To describe the same situation without まま, you would say:
There is nothing wrong with this sentence. As you say, we can tell from まだ that the nose was in the same state earlier. However, it doesn’t quite say it has remained that way all this time. It’s more like a snapshot of the current state with a hint that it was like that earlier, too.
まま makes it explicit that the nose has been left in that state. So much so that I feel the following sentence with まま but without まだ is closer to the original sentence with both in it than the sentence above without まま is to either.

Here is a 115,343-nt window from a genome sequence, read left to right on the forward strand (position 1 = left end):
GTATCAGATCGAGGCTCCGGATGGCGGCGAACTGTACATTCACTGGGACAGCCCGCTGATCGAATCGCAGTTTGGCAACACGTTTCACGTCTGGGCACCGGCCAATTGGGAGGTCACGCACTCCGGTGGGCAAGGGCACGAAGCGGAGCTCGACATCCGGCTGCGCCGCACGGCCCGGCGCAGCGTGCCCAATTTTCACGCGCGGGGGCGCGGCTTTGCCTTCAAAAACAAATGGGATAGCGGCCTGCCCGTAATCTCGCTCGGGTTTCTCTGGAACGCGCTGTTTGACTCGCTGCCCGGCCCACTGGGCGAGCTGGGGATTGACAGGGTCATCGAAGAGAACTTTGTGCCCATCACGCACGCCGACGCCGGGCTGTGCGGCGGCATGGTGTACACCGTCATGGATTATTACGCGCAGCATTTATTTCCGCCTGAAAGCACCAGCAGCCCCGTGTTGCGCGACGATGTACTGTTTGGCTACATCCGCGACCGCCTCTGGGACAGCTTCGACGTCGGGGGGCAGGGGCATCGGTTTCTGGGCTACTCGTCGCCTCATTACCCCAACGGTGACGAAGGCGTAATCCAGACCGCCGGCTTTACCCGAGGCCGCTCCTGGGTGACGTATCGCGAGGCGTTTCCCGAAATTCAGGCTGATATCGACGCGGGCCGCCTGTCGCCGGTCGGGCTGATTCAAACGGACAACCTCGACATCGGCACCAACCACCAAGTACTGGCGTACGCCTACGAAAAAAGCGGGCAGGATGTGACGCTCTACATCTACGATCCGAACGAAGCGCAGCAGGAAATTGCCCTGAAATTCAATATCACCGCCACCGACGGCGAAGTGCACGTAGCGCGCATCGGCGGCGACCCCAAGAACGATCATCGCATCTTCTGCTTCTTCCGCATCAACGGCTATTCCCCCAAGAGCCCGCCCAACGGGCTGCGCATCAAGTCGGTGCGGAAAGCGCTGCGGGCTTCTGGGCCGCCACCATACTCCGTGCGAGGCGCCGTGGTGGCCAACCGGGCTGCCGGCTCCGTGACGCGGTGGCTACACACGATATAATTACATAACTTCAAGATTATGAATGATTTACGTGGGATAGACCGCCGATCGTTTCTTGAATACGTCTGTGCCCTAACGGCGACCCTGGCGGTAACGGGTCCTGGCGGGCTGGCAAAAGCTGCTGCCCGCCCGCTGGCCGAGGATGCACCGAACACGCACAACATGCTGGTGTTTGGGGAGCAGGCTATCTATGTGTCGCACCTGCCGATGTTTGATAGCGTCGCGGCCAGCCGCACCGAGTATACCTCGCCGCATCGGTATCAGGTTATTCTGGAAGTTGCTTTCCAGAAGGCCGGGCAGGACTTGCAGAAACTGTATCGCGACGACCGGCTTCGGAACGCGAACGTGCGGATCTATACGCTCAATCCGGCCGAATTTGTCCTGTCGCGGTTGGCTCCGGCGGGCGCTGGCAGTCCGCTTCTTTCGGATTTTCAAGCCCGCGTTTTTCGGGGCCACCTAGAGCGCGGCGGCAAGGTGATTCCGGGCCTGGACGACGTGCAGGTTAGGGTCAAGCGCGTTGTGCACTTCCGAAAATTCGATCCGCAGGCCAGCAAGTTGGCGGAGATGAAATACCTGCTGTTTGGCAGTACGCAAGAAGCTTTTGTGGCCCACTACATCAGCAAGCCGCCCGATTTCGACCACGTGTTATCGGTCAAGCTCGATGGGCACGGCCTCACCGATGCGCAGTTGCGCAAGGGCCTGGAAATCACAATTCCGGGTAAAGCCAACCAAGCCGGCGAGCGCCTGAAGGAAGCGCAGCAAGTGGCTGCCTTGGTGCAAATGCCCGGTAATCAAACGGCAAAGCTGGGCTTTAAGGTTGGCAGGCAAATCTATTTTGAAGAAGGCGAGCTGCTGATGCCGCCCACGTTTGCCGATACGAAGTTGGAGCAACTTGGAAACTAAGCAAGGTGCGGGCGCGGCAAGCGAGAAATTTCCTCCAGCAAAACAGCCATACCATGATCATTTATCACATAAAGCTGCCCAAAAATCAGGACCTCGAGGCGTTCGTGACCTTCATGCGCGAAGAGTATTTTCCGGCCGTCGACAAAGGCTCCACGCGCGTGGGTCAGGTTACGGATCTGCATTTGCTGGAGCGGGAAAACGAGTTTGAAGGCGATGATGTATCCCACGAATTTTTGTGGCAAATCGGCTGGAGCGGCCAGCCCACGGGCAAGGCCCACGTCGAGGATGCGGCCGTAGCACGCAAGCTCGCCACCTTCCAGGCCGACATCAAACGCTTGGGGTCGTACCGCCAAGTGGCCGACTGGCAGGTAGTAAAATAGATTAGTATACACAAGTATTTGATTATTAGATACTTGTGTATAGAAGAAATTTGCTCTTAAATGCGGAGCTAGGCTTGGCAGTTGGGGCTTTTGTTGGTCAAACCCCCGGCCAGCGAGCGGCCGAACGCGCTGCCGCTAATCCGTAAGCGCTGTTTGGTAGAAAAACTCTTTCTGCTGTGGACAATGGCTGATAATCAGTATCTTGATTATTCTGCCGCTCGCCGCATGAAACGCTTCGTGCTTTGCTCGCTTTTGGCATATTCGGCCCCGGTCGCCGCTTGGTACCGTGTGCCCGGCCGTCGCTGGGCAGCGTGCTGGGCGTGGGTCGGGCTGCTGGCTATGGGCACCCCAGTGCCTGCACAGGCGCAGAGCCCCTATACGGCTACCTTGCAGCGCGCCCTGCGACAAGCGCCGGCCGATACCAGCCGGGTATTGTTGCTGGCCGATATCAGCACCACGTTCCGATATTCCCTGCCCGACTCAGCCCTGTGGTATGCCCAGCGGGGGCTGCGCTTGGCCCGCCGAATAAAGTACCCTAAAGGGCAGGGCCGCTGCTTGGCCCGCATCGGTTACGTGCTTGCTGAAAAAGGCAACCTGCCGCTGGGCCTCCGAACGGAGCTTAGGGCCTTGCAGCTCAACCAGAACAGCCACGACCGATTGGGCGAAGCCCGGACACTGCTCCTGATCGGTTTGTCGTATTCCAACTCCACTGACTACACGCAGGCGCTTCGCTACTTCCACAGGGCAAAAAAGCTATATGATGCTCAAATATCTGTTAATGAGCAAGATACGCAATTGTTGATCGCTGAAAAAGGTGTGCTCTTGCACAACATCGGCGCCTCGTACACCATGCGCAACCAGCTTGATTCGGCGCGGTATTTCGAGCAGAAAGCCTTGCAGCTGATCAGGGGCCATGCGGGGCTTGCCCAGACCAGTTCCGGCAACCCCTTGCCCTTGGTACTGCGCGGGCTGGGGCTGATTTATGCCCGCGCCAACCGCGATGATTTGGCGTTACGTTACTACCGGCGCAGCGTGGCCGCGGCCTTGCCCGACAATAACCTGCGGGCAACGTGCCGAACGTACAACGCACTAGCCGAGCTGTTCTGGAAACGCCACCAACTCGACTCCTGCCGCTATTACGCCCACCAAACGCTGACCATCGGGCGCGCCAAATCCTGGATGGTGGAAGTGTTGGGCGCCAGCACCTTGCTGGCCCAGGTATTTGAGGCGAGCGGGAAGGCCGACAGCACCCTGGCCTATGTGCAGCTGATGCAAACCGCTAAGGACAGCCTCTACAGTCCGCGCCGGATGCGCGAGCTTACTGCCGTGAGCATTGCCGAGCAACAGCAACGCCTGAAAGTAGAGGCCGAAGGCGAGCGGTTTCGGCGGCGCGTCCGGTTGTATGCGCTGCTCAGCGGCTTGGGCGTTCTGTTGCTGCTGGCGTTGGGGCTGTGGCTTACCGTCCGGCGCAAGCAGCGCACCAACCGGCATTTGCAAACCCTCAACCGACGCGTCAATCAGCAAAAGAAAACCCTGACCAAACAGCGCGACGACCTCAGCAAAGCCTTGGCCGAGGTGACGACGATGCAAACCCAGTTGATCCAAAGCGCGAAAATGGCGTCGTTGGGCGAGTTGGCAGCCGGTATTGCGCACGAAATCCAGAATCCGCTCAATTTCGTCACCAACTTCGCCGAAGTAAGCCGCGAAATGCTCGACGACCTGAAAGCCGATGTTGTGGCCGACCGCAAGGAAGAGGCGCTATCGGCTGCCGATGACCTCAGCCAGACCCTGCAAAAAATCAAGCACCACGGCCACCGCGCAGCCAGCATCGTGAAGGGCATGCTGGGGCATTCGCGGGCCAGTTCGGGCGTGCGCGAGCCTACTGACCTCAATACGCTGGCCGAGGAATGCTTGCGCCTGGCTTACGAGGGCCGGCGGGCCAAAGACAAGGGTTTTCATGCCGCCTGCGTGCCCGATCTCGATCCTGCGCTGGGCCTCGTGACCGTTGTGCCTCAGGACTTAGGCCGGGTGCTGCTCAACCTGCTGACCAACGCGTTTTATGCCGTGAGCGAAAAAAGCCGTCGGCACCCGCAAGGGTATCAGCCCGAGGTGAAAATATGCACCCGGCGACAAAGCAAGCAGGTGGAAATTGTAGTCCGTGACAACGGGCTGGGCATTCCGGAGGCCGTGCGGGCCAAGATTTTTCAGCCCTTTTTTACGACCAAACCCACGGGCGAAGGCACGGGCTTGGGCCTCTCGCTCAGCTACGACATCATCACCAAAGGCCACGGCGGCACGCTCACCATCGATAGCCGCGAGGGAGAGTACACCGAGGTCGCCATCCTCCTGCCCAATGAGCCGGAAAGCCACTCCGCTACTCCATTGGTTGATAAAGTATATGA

So if anything is redundant, it would be まだ, which is an adverb after all. An aspect marker is more powerful than an adverb in describing an aspect. But まだ serves the function of adding emphasis as a good adverb.